Hey, Doc, what is your position on barefoot/minimalist running?
Unless you practice under a rock, then it is likely that you have noticed more and more people getting involved in the barefoot running movement. You do not have to be a sports medicine focused podiatrist to have treated patients who have tried minimalist running. Chances are that these particular patients are seeking your medical advice to a treat a foot problem "related" to this method of running. Perhaps you have treated patients who have developed plantar fasciitis, cuts and blisters, or perhaps even stress fractures.
You have likely developed a firm position on barefoot/minimalist running. Otherwise, you may not seem up to date or modern when probed by patients. The American Podiatric Medical Association released a statement on barefoot running in 2009
I am sure patients have even brought these minimalist shoes or "foot gloves" into your office. Do you shrug this off as a fad? Do you discount the running movement and redirect patients back into more conventional running shoes (and maybe an orthotic)? Do you support the running movement and provide tips on how to avoid injury?
It is my opinion that most foot specialists do not embrace barefoot running. Why?
First, medical opinion and education on biomechanics of the foot largely favor supporting the foot — something that cannot be accomplished with barefoot running. Hyperpronation = Bad. I am sure our biomechanical expert colleagues will provide commentary here. I am also one who believes that the foot needs support in general.
But I am not sure that all feet need this support. I recognize that I see a small subset of the population who seek out my opinion because they have structural foot problems, and these patients particularly benefit from the support or ultimately corrective surgery.
Second, barefoot running lacks protection (or a barrier) to the dangers lurking in the environment and there is concern that a person will sustain a puncture wound or perhaps step on the theoretic (but still realistic) hypodermic needle. This is indeed a logical argument and I have treated my fair share of serious limb threatening infections that started from simple abrasions. We all know patients with diabetes are at particular risk.
However, I am not aware of a specific running barefoot puncture wound tragedy. Should people get a puncture injury while running barefoot, then at least they may be spared from developing a Pseudomonas infection that occurs with puncture wounds in sneakers. Clearly, patients should have their tetanus up to date.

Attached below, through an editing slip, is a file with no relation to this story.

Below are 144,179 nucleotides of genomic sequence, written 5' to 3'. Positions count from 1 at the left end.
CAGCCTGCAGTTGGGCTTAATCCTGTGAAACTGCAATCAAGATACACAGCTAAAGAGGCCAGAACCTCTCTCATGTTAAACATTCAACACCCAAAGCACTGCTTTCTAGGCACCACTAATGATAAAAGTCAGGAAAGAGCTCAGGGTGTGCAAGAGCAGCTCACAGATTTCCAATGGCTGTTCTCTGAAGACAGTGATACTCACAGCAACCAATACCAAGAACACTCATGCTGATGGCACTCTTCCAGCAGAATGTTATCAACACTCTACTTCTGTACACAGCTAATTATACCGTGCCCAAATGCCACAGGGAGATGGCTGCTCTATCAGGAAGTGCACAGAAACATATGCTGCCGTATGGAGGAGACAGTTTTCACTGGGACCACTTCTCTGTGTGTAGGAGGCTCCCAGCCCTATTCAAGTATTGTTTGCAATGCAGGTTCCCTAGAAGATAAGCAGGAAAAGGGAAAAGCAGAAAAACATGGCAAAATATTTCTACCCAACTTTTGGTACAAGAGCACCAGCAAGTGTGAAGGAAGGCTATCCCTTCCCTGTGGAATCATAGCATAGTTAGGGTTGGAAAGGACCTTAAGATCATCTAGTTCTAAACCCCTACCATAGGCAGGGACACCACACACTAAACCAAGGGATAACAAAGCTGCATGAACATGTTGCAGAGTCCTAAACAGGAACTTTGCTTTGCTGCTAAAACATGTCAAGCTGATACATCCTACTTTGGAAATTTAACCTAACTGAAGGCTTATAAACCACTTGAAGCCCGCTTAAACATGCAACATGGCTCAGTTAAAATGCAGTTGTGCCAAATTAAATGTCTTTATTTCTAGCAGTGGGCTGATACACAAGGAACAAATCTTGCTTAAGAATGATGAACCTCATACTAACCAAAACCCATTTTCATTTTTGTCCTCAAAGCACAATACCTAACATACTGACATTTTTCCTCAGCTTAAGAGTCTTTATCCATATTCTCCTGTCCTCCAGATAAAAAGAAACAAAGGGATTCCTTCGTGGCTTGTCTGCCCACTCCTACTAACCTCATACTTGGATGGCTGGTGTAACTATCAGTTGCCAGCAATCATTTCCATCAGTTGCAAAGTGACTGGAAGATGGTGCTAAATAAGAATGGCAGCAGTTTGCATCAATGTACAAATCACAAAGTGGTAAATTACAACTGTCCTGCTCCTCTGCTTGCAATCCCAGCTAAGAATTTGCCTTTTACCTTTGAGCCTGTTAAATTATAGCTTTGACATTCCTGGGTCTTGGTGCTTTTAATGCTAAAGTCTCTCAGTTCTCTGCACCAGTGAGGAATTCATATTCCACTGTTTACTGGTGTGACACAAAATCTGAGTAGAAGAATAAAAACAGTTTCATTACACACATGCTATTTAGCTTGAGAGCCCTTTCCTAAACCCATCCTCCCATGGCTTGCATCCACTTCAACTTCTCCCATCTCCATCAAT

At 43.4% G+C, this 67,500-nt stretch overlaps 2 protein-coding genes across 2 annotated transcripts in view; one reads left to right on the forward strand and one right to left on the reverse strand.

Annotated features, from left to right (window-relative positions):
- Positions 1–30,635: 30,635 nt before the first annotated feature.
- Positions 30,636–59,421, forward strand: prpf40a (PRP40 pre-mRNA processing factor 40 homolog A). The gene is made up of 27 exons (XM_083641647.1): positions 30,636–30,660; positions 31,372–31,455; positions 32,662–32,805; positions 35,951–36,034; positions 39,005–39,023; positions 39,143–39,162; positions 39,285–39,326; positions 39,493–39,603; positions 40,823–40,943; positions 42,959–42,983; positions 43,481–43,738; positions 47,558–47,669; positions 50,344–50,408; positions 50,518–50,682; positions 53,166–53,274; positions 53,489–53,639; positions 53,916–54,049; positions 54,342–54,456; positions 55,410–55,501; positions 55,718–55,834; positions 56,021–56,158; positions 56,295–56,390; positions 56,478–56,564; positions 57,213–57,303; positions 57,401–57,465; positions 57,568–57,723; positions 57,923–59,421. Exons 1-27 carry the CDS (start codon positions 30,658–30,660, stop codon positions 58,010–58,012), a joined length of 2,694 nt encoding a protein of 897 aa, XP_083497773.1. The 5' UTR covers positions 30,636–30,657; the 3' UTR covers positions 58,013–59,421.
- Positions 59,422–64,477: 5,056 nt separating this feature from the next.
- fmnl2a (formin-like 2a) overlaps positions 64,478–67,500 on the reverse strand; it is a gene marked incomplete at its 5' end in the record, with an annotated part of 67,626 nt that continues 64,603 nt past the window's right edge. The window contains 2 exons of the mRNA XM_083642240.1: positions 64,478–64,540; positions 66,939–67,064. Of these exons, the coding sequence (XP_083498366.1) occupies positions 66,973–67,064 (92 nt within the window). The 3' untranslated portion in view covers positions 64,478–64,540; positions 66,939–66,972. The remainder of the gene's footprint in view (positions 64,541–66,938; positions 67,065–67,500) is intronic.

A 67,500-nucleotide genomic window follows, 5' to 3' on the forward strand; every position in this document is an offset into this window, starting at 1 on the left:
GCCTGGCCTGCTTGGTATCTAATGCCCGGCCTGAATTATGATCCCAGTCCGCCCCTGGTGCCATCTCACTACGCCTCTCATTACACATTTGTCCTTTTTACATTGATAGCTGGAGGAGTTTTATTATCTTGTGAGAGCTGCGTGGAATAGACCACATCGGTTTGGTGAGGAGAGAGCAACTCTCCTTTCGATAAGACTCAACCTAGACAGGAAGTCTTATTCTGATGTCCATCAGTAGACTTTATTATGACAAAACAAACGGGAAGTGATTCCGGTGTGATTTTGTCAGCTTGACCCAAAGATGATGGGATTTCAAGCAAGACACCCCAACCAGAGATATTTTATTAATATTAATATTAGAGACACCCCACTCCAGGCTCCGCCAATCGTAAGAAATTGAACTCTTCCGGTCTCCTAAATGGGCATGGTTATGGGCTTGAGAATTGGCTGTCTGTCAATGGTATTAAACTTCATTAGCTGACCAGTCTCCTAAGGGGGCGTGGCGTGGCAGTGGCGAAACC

Third, there is a thought that barefoot runners are more likely to get musculoskeletal injuries. This is also a logical consideration as sneakers provide a cushion and without this cushion, more stress is theoretically placed on the foot and one can sustain an impact injury. However, it is not clear that this is true. Barefoot runners do have musculoskeletal injuries but so do runners who wear conventional sneakers. Experienced barefoot runners tout fewer injuries and perhaps this is due to the fact that barefoot running is centered on midfoot strike (rather than heel strike with sneakers).
It is clear that the barefoot running movement is here to stay a while, especially since athletic shoe companies have embraced the concept and now sell minimalist running shoes. Is it time we embrace the minimalist running movement or perhaps even offer patients minimalist orthotics?
So, Doc, I ask again, what is your position on barefoot running?
Dr. Blitz is the Chief of Foot Surgery and Associate Chairman of Orthopaedics at Bronx-Lebanon Hospital Center in New York City. Dr. Blitz can be reached at email@example.com .
Editor¹s note: For a related article, see the recent Point-Counterpoint feature, "Barefoot Running: Is It Here To Stay Or Just A Passing Fad?," (see http://tinyurl.com/6kqw2pn ) from the April 2011 issue of Podiatry Today.